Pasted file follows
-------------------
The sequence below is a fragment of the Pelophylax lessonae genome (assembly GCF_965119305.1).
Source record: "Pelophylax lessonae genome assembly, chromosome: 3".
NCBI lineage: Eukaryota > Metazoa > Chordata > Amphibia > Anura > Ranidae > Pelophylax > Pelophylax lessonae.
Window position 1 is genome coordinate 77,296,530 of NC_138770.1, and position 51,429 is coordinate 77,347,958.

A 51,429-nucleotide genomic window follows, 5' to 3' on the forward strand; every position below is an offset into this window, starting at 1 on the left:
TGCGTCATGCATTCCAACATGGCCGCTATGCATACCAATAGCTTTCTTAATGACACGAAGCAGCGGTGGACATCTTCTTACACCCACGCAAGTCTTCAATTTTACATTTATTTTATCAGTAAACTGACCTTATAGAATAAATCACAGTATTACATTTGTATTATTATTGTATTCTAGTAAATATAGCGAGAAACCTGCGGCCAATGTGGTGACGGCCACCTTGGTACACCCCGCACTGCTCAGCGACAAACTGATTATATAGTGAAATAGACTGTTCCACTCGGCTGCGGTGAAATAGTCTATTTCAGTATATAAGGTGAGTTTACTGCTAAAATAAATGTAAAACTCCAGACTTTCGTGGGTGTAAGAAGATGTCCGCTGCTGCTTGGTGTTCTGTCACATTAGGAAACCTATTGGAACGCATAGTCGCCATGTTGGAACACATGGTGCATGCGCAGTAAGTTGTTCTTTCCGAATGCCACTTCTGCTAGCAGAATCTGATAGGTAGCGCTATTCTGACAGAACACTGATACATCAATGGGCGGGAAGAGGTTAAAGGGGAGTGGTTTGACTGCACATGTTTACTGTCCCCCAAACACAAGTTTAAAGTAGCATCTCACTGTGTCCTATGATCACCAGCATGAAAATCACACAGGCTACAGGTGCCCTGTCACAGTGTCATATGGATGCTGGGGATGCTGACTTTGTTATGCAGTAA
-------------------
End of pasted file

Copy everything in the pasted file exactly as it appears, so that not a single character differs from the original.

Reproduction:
The sequence below is a fragment of the Pelophylax lessonae genome (assembly GCF_965119305.1).
Source record: "Pelophylax lessonae genome assembly, chromosome: 3".
NCBI lineage: Eukaryota > Metazoa > Chordata > Amphibia > Anura > Ranidae > Pelophylax > Pelophylax lessonae.
Window position 1 is genome coordinate 77,296,530 of NC_138770.1, and position 51,429 is coordinate 77,347,958.

A 51,429-nucleotide genomic window follows, 5' to 3' on the forward strand; every position below is an offset into this window, starting at 1 on the left:
TGCGTCATGCATTCCAACATGGCCGCTATGCATACCAATAGCTTTCTTAATGACACGAAGCAGCGGTGGACATCTTCTTACACCCACGCAAGTCTTCAATTTTACATTTATTTTATCAGTAAACTGACCTTATAGAATAAATCACAGTATTACATTTGTATTATTATTGTATTCTAGTAAATATAGCGAGAAACCTGCGGCCAATGTGGTGACGGCCACCTTGGTACACCCCGCACTGCTCAGCGACAAACTGATTATATAGTGAAATAGACTGTTCCACTCGGCTGCGGTGAAATAGTCTATTTCAGTATATAAGGTGAGTTTACTGCTAAAATAAATGTAAAACTCCAGACTTTCGTGGGTGTAAGAAGATGTCCGCTGCTGCTTGGTGTTCTGTCACATTAGGAAACCTATTGGAACGCATAGTCGCCATGTTGGAACACATGGTGCATGCGCAGTAAGTTGTTCTTTCCGAATGCCACTTCTGCTAGCAGAATCTGATAGGTAGCGCTATTCTGACAGAACACTGATACATCAATGGGCGGGAAGAGGTTAAAGGGGAGTGGTTTGACTGCACATGTTTACTGTCCCCCAAACACAAGTTTAAAGTAGCATCTCACTGTGTCCTATGATCACCAGCATGAAAATCACACAGGCTACAGGTGCCCTGTCACAGTGTCATATGGATGCTGGGGATGCTGACTTTGTTATGCAGTAA